The following is an archived copy of a message sent to a Discussion List run by the Campaign Against Sanctions on Iraq.

Views expressed in this archived message are those of the author, not of the Campaign Against Sanctions on Iraq.

[Main archive index/search] [List information] [Campaign Against Sanctions on Iraq Homepage]

[Date Prev][Date Next][Thread Prev][Thread Next][Date Index][Thread Index]

[casi] Labor Rights in Iraq

[ Converted text/html to text/plain ]

Interview with Amy Newell on the International Campaign
for Labor Rights in Iraq

[Note: The following are brief excerpts from an
interview with Amy Newell, national organizer of US
Labor Against War (USLAW), that was published June 19 in
France by Informations Ouvrieres (Labor News), the
weekly newspaper of the French Workers Party (PT)

The interview was conducted by François Forgue, a
reporter with Informations Ouvrieres (Labor News). The
French Workers Party is a supporter of the International
Liaison Committee of Workers and Peoples (ILC), the
labor coalition that initiated the international
campaign for labor rights in Iraq.]

Question: Tell us about the document on the U.S.
corporations awarded contracts in Iraq that was produced
by US Labor Against War.

Amy Newell: In mid-May, Daniel Gluckstein of the
International Liaison Committee (ILC) came to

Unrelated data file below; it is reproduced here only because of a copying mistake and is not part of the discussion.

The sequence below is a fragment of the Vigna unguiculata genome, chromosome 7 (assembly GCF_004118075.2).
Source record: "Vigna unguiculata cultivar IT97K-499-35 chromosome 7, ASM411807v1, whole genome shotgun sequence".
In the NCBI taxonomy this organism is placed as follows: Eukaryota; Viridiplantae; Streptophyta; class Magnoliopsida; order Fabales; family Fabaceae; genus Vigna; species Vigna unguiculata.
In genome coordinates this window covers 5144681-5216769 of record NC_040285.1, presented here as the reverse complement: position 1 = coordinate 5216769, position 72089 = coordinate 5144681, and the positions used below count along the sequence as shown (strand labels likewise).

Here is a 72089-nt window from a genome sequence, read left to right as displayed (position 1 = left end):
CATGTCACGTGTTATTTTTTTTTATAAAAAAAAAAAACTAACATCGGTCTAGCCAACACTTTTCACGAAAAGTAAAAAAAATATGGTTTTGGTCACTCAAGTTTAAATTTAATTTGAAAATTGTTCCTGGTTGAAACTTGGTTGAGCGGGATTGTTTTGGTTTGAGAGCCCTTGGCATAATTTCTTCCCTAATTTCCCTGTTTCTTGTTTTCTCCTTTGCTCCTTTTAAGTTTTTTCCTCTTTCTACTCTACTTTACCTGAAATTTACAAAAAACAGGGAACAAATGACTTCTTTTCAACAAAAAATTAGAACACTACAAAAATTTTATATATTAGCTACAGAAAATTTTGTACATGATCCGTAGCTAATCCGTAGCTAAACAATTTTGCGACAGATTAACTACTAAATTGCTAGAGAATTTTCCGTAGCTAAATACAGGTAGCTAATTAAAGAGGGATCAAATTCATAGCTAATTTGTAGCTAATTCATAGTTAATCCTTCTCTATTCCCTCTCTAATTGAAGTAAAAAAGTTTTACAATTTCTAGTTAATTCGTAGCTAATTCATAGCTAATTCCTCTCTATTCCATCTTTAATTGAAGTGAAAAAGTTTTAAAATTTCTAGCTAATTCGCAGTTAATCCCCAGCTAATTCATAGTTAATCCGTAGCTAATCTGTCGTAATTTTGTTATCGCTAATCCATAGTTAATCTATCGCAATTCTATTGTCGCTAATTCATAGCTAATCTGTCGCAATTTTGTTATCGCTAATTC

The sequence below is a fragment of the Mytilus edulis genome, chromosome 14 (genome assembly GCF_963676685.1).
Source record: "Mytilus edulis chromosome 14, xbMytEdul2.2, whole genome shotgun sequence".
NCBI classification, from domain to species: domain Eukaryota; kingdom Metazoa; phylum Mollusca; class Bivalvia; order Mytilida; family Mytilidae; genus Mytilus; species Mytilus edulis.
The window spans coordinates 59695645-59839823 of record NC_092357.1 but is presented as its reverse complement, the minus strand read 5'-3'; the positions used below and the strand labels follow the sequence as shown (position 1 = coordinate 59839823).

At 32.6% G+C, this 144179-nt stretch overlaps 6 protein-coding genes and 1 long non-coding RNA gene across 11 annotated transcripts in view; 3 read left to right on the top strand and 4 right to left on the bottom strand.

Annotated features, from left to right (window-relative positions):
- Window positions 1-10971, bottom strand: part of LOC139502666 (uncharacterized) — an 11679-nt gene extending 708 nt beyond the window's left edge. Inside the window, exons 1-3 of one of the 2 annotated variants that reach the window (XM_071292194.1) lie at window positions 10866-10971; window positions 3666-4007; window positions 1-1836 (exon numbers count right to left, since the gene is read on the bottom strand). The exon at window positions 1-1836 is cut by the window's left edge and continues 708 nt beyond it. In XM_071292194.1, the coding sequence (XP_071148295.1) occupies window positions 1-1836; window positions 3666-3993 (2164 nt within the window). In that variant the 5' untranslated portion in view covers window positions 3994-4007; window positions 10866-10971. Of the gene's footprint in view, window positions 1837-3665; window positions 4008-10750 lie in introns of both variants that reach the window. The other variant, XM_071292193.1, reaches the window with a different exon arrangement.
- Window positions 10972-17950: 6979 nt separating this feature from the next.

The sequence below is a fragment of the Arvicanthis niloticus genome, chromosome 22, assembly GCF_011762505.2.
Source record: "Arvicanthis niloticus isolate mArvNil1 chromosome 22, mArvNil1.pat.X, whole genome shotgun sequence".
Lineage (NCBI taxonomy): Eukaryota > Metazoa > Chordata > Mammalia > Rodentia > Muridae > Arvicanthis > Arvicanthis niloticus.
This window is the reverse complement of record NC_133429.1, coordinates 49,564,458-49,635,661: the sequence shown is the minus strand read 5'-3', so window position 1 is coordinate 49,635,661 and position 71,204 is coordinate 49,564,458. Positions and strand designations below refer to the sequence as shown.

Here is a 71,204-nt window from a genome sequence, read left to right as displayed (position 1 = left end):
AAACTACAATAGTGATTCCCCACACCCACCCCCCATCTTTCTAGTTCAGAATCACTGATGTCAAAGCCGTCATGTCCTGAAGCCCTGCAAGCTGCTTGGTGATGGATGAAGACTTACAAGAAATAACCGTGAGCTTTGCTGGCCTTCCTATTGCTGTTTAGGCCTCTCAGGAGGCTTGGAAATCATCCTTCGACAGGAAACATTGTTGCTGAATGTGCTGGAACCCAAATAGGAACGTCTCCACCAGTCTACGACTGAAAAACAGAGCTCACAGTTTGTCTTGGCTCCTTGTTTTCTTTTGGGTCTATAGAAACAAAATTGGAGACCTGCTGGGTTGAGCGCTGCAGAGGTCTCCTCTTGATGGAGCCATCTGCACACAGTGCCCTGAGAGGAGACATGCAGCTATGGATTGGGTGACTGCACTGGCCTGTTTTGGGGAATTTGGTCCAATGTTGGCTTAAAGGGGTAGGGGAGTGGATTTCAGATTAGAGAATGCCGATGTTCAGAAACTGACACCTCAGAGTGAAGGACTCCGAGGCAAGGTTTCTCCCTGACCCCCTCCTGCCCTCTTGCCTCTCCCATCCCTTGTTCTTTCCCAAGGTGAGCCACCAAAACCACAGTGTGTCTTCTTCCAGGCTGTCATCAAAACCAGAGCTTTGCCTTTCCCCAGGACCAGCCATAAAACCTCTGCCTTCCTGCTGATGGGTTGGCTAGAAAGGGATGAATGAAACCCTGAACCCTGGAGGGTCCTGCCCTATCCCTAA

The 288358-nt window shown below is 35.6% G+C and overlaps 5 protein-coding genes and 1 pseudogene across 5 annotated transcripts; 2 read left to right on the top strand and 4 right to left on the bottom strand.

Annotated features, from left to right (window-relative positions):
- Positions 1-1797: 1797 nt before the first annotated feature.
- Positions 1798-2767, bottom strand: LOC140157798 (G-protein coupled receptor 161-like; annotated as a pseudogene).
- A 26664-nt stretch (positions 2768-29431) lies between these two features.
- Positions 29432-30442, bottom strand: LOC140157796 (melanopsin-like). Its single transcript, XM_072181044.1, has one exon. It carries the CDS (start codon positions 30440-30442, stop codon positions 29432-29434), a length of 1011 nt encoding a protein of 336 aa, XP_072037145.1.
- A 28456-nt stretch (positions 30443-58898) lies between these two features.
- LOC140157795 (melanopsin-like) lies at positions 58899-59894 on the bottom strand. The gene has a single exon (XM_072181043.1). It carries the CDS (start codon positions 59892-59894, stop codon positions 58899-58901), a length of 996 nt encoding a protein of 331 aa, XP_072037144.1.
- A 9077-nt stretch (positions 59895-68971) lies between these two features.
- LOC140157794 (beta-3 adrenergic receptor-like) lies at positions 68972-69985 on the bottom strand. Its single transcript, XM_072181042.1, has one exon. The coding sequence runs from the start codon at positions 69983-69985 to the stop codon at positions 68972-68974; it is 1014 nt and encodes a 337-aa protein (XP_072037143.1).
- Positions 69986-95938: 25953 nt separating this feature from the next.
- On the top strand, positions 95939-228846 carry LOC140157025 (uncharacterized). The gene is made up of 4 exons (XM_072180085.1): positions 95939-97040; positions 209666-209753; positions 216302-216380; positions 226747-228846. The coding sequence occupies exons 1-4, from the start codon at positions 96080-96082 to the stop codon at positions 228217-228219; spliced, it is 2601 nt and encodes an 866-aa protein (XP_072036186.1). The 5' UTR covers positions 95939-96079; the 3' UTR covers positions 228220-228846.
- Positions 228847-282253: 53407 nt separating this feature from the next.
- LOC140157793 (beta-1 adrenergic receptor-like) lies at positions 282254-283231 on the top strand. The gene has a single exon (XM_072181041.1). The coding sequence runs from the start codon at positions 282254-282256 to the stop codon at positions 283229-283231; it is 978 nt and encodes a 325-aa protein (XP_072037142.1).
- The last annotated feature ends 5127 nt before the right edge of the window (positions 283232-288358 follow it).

Washington, DC, to meet with the co-conveners of USLAW
and to discuss what role USLAW could play in promoting
the international campaign for labor rights in Iraq. The
co-conveners came up with the idea that we could assist
this campaign by preparing a report on the U.S.-based
multinational corporations that are getting the
contracts to "rebuild" -- that is, privatize -- Iraq.

We felt it was important that the workers of Iraq know
what we know about these corporations -- their labor
records, their ties to the Bush administration, their
histories of scandals and corruption -- so as to help
them in their efforts to organize these corporations and
build the unions of their choice.

Of course, this is only a preliminary text -- it's a
work in progress. We put it together in a little over
than two weeks. [Note: You can download a copy of this
36-page report for free from the USLAW website at[1] . Hard copies can be obtained
for $5 from USLAW, P.O. box 153, 1718 M St., NW,
Washington, DC 20036.]

We were extremely pleased to be able to release this
report in Geneva over the weekend of June 14-15, both to
the 130 delegates from 30 countries attending the 10th
Annual ILC Conference in Defense of ILO Conventions and
to the 400-plus labor representatives who make up the
Workers' Group of the International Labor Organization
(ILO). Not only did our report and participation in
Geneva help to initiate this campaign for workers'
rights in Iraq, it helped to establish an international
labor network of unions interested in organizing these
companies on a global scale.

Clearly many of the corporations we have profiled also
have operations in dozens of other countries around the
world. Workers in many of these countries may be
experiencing the same kinds of problems we are
experiencing with Halliburton, Bechtel, SSA, MCI and all
the other corporations. Our text, we believe, can be use